Journalism’s Dangerous Shift from Impartiality to Advocacy

Ronald E. Yates is an author of award-winning historical fiction and action/adventure novels, including the popular and highly-acclaimed Finding Billy Battles trilogy.

Those of us who have been in the news business for more than a few years (for me it’s more than 30 years) have learned a hard truth in the past decade or so: There has been a palpable shifting of the lines between what we learned journalism ideally should be and what it has become.

Coming as I did as a neophyte into the cavernous news room of the Chicago Tribune back in 1969 right out of college, I had editors who made sure that I didn’t stray from accurate, evenhanded and unbiased reporting into opinion and rumor. When I did, I heard about it from some crabby City Editor.

An even worse sin at the Tribune was the sin of omission. That occurred if you took it upon yourself NOT to report something because doing so might not coincide with YOUR interpretation of the event or your political predilection.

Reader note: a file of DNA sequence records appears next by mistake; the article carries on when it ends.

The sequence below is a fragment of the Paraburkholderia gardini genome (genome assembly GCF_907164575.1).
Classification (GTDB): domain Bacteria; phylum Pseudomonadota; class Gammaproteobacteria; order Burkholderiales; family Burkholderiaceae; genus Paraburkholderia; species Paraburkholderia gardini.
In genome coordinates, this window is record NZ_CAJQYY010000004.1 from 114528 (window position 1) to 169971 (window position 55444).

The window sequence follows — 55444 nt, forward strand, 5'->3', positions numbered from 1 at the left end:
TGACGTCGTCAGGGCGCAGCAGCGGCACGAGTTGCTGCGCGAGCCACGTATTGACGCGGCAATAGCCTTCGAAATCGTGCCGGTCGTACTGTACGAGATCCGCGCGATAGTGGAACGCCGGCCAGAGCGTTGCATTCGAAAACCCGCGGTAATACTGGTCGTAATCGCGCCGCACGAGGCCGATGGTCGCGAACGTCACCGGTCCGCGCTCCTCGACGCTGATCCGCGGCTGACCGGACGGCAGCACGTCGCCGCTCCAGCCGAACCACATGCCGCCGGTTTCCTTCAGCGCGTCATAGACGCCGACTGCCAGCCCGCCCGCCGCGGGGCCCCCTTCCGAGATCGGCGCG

“The only thing worse than writing a story filled with mistakes and lies is to ignore and bury a story because it violates your viewpoints,” a Tribune editor once chided a fellow reporter. “That’s like a doctor withholding life-saving medicine from a patient he may not like.”

That’s what happened last week when most of the media decided to ignore the story about Imran Awan, a Pakistani IT staffer who worked for several House Democrats including Rep. Debbie Wasserman Schultz. Awan is allegedly at the center of a scheme that involved double-charging the House for IT equipment, and may also have exposed secret House information online.

The Daily Caller reported for months that Awan and his family provided I.T. services to not just Wasserman Schultz but 80 prominent congressional Democrats across key committees such as the House Intelligence Committee. It also found that Awan and his brother secretly took